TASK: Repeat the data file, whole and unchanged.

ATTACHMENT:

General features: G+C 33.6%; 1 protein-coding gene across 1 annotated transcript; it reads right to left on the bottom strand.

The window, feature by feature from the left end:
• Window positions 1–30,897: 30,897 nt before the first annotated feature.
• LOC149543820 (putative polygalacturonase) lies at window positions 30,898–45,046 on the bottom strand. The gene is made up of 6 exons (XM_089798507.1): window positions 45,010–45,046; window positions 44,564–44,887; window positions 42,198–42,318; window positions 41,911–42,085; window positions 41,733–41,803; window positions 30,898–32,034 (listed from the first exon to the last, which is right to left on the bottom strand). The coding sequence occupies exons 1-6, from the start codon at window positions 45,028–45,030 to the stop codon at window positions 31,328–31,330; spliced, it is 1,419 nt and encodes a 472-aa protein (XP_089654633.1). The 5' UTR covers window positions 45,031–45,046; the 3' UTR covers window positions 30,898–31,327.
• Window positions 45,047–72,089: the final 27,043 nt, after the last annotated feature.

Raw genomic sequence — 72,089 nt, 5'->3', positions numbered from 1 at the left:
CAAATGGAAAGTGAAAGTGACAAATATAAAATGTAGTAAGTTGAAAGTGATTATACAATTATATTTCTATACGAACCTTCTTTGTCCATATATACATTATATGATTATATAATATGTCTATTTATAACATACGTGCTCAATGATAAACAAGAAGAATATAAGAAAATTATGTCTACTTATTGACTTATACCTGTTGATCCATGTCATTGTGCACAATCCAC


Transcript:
General features: G+C 33.6%; 1 protein-coding gene across 1 annotated transcript; it reads right to left on the bottom strand.

The window, feature by feature from the left end:
• Window positions 1–30,897: 30,897 nt before the first annotated feature.
• LOC149543820 (putative polygalacturonase) lies at window positions 30,898–45,046 on the bottom strand. The gene is made up of 6 exons (XM_089798507.1): window positions 45,010–45,046; window positions 44,564–44,887; window positions 42,198–42,318; window positions 41,911–42,085; window positions 41,733–41,803; window positions 30,898–32,034 (listed from the first exon to the last, which is right to left on the bottom strand). The coding sequence occupies exons 1-6, from the start codon at window positions 45,028–45,030 to the stop codon at window positions 31,328–31,330; spliced, it is 1,419 nt and encodes a 472-aa protein (XP_089654633.1). The 5' UTR covers window positions 45,031–45,046; the 3' UTR covers window positions 30,898–31,327.
• Window positions 45,047–72,089: the final 27,043 nt, after the last annotated feature.

Raw genomic sequence — 72,089 nt, 5'->3', positions numbered from 1 at the left:
CAAATGGAAAGTGAAAGTGACAAATATAAAATGTAGTAAGTTGAAAGTGATTATACAATTATATTTCTATACGAACCTTCTTTGTCCATATATACATTATATGATTATATAATATGTCTATTTATAACATACGTGCTCAATGATAAACAAGAAGAATATAAGAAAATTATGTCTACTTATTGACTTATACCTGTTGATCCATGTCATTGTGCACAATCCAC